```
struct reqs {
std::string n_name;
std::string units;
std::string amt_grams;
std::string amt_pct;
};
```

I the do a pushback of this structure into a std::vector of type <reqs>

```
std::vector<reqs> rvector;
```

I print this vector out using qDebug in a loop from from 0 to < rvector.size().

The numbers that are 1,000,000 or larger print in scientific notation 1e6.

When I try to do math operations on these numbers they are ALWAYS off by a factor of 1000.

I think that the exponent cannot be interpreted correctly.

I've made separate vectors for each item in the structure of type <double> and parsed through

the rvector loading each vector using this conversion to float

```
double tmpdbl = (double)atof(rvector[i].units.c_str());
req_units_vector.push_back(tmpdbl);
```

Still when I try to display using qDebug or std::cout I get exponents and get the same bogus division result which is off

by 1000.

Any suggestions on getting ONLY doubles and no exponent representation.

]]>```
struct reqs {
std::string n_name;
std::string units;
std::string amt_grams;
std::string amt_pct;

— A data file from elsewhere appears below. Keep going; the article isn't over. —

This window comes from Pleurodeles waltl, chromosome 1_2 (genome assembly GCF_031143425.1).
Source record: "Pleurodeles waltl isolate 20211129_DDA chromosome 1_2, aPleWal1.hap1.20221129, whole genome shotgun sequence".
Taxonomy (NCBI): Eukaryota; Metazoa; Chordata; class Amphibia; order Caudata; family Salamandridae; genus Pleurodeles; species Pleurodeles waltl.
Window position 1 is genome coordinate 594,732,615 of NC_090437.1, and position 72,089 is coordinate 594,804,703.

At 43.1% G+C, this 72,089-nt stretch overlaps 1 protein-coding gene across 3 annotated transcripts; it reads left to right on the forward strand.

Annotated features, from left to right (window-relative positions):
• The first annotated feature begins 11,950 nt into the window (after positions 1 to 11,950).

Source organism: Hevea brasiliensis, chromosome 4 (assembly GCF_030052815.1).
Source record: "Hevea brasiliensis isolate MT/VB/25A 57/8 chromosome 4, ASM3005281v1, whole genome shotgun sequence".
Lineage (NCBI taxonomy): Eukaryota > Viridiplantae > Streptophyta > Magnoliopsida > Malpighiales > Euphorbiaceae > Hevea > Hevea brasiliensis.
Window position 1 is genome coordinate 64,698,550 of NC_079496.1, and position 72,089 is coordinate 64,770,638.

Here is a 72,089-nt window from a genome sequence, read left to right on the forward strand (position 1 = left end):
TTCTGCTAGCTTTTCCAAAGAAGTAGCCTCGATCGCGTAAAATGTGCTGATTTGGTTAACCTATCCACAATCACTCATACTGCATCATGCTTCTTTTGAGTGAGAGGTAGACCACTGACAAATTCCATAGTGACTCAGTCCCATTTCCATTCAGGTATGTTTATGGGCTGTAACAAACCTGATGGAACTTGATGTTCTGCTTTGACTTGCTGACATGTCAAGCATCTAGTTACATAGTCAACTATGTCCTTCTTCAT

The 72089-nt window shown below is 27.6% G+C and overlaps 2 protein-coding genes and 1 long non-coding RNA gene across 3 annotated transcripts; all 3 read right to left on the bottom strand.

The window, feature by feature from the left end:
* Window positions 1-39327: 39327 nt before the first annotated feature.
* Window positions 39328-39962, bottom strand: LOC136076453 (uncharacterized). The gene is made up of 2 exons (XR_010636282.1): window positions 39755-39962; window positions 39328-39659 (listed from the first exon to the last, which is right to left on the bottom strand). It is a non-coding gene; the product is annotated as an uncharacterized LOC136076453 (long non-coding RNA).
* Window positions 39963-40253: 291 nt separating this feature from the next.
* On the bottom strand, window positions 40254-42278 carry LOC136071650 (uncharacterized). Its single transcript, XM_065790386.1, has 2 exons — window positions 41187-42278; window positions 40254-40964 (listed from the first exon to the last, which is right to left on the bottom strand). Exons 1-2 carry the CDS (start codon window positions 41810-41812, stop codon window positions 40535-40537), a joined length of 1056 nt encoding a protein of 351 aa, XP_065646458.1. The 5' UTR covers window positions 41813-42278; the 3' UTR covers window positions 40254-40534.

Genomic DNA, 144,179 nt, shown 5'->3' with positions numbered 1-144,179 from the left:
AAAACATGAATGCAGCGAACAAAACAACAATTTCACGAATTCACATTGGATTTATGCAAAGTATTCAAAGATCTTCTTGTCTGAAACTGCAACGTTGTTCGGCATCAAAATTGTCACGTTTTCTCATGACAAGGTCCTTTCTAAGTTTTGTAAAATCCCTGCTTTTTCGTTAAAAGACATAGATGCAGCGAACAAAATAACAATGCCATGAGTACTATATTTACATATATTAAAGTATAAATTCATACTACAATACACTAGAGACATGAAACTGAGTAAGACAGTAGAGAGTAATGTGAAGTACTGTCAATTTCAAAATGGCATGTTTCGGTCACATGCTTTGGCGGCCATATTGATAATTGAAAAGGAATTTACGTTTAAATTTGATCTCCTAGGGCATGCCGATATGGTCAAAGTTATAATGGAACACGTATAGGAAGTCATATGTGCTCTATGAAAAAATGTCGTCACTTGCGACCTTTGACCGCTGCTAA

};
```

I the do a pushback of this structure into a std::vector of type <reqs>

```
std::vector<reqs> rvector;
```

I print this vector out using qDebug in a loop from from 0 to < rvector.size().

The numbers that are 1,000,000 or larger print in scientific notation 1e6.

When I try to do math operations on these numbers they are ALWAYS off by a factor of 1000.

I think that the exponent cannot be interpreted correctly.

I've made separate vectors for each item in the structure of type <double> and parsed through

the rvector loading each vector using this conversion to float

```
double tmpdbl = (double)atof(rvector[i].units.c_str());
req_units_vector.push_back(tmpdbl);
```

Still when I try to display using qDebug or std::cout I get exponents and get the same bogus division result which is off

by 1000.

Any suggestions on getting ONLY doubles and no exponent representation.

]]>Since you have strings why not use stof ?

It has the advantage of screaming at you if there's an issue during the conversion.

]]>@SGaist suggests using

`stof`

. Since you say you are storing the numbers as `double`

s not `float`

s, why not use the underlying strtod or the corresponding stod, rather than gratuitously discarding the extra precision?
Note that the "exponent representation" is produced on *output*. `qDebug()`

uses the default floating point output, which goes to exponent for small/large values, as well as limiting to 6 significant digits. You can change that to e.g. never use exponent via, say, `qDebug() << QString::number(doubleNum, 'f', 12)`

, https://doc.qt.io/qt-5/qstring.html#number-6.

But when I put the numbers into a qtablewidget item they also are exponential.

At some point you want to call `QString::number(doubleNum, 'f', 12)`

. That could be when storing them as strings, or in a `QStyledItemDelegate`

for output. This is just for the issue of displaying them.